Does Higher Voter Participation Really Matter?
One of the great contradictions of American politics is the fact that our elections—the hallmark of democracy—are plagued by low, and declining, voter turnout. From a high point of about 65 percent turnout in 1960 to a seven-decade low of 49 percent in the 1996 presidential election, Americans are staying away from the polls in record numbers. By comparison, voter turnout in virtually every other democratic nation of the world is significantly higher, typically in the range of 70 to 90 percent in their comparable national elections. But is America’s low voter turnout anything to worry about?
Yes, say many. Part of the problem lies in the tangle of rules that regulate voting, which are more complicated than those found in almost any other nation. Most of these rules were enacted decades ago to discourage “undesirables”—African Americans, immigrants, the poor—from voting. In many nations, voting is easier because citizens are automatically registered to vote and do not have to worry about local residency requirements, and elections are held on the weekends. A government that cares about its elections should certainly do more to make the act of voting easier. Turnout matters to campaigns, because those who run for office tailor their campaign issues and strategies to those who are likely to vote. Thus, the needs and concerns of the nonvoters—generally those with lower incomes and less education, and members of disadvantaged groups—are likely to be ignored, with the result that policy fails to address the nation’s most pressing needs.
In recent years, states have made voting easier. As of 2012, thirty-five states allowed some form of early voting. Oregon allows all voters to cast their ballots by mail. Other states allow voters to register at the polls on the day of the election. These changes demonstrate that the government could do more to make voting easier, and should do so, many argue, because the ever-declining percentage of voting casts a shadow over the very legitimacy of the government that is elected. How can a president, or other elected leaders, claim a mandate to govern when fewer than a quarter of eligible voters cast ballots for the winner?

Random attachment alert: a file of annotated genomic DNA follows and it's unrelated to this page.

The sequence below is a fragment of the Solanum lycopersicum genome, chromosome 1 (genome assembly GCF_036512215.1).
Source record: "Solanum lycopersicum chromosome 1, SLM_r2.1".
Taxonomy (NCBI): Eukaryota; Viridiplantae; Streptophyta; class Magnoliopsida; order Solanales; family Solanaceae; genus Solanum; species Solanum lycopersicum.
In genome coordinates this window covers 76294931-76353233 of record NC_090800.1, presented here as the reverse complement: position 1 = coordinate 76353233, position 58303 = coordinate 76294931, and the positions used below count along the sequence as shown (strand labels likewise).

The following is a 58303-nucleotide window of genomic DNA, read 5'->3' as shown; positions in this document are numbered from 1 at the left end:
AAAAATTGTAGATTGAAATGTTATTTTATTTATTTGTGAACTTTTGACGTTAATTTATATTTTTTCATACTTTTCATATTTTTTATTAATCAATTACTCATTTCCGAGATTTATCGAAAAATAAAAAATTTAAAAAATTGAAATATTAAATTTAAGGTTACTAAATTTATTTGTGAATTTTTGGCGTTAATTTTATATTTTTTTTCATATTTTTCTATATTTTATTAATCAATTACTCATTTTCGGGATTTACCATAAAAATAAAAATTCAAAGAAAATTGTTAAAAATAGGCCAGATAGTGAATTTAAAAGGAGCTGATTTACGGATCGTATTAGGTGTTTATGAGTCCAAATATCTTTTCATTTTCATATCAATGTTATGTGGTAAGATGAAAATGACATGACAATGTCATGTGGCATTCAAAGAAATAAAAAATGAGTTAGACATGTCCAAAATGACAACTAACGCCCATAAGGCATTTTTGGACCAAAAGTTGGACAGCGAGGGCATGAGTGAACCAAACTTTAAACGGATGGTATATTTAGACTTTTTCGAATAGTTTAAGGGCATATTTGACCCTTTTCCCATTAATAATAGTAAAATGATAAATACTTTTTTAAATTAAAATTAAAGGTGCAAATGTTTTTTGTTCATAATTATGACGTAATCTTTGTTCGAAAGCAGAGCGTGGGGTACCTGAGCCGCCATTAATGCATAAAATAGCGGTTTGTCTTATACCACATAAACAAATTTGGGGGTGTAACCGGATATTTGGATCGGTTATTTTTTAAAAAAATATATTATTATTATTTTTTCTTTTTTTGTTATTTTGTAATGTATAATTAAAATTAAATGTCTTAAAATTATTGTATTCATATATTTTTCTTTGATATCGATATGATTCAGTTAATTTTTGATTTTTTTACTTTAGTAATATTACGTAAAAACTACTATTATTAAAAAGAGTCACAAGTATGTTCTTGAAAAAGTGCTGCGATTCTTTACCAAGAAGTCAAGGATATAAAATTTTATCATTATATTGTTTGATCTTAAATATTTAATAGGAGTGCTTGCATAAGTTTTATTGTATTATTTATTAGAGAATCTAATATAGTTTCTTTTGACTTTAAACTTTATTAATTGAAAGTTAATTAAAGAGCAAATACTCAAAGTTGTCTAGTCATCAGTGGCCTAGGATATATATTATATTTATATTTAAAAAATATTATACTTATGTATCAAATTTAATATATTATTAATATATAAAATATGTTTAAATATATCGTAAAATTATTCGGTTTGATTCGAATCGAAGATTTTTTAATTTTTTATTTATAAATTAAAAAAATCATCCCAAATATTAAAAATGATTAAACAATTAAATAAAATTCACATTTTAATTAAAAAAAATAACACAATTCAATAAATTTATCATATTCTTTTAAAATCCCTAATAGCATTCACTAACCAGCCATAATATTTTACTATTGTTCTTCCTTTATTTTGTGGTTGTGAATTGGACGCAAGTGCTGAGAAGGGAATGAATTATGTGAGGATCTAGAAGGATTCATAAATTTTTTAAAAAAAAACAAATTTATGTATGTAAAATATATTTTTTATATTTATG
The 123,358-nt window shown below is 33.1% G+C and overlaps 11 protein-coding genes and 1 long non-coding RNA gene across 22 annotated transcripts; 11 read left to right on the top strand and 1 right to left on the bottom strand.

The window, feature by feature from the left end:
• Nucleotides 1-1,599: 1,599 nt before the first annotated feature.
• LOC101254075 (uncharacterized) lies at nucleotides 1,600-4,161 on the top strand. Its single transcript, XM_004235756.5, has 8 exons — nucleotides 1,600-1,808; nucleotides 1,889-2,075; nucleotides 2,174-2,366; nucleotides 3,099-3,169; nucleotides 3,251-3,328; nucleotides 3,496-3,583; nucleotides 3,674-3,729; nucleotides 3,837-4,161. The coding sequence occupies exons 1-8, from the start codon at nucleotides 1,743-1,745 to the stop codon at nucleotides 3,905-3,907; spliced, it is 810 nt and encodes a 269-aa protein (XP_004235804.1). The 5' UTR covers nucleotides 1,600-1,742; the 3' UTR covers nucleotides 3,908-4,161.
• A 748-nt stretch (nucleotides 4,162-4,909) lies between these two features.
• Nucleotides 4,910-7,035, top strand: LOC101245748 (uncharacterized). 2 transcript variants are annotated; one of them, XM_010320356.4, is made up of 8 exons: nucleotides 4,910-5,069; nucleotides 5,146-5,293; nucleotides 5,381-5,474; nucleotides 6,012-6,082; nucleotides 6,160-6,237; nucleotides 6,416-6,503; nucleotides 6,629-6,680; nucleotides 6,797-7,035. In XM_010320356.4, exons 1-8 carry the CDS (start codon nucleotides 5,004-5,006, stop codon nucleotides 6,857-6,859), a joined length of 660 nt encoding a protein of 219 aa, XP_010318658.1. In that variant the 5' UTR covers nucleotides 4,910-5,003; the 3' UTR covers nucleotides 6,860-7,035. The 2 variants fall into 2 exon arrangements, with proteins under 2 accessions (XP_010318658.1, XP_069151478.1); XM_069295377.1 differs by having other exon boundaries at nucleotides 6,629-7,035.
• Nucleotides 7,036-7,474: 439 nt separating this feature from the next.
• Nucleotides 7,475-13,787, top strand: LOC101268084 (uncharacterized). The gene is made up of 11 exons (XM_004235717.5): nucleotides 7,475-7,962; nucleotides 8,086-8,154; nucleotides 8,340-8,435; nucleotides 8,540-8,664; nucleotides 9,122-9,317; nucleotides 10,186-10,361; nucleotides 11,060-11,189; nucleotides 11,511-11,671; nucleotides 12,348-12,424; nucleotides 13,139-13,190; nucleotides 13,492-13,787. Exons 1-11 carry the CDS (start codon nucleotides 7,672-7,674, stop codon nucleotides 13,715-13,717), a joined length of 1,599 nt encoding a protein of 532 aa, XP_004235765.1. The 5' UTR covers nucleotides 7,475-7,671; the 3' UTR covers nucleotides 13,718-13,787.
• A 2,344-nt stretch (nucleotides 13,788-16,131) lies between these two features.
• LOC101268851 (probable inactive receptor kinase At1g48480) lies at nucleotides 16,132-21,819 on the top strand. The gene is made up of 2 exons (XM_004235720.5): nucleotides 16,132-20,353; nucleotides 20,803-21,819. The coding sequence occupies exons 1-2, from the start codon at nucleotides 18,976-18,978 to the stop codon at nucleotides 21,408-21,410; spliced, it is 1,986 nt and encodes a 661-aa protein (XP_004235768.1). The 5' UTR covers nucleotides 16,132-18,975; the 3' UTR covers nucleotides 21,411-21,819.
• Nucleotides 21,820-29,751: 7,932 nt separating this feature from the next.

Skeptics counter these arguments by asserting that the negative consequences of nonvoting have been greatly overstated. In 1993, Congress passed the “Motor Voter” law, which allowed citizens to register to vote when they applied for a driver’s license. Even though millions of new voters registered by this means, it had little or no effect on voting rates, suggesting that existing election laws may have little to do with voting rates. Further, research has demonstrated that there is often less difference between voters and nonvoters than many assume. A study of the 1988 election, for example, showed that, contrary to expectations, nonvoters would have supported the winning presidential candidate, George H. W. Bush, over the challenger, Michael Dukakis. This and similar research supports the idea that the interests of nonvoters are not so different from those of voters. Beyond this, nonvoting is not necessarily a sign of alienation from the political system. To some extent, at least, it can be interpreted as citizen satisfaction with the overall course of the country’s affairs. Although indifference is a less than noble sentiment, it can at least be taken as a green light for the nation’s political leaders. When crises have arisen in the past, from the Great Depression to the September 11 terrorist attacks, Americans have turned close attention to their political leaders. Finally, voting is only one method of political expression, and citizens with concerns ranging from race to abortion to gun control increasingly express their views through means other than the ballot box, from interest-group activity to the Internet. Voting is still the most frequent political activity, but citizens are free to express themselves in an ever-wider array of methods.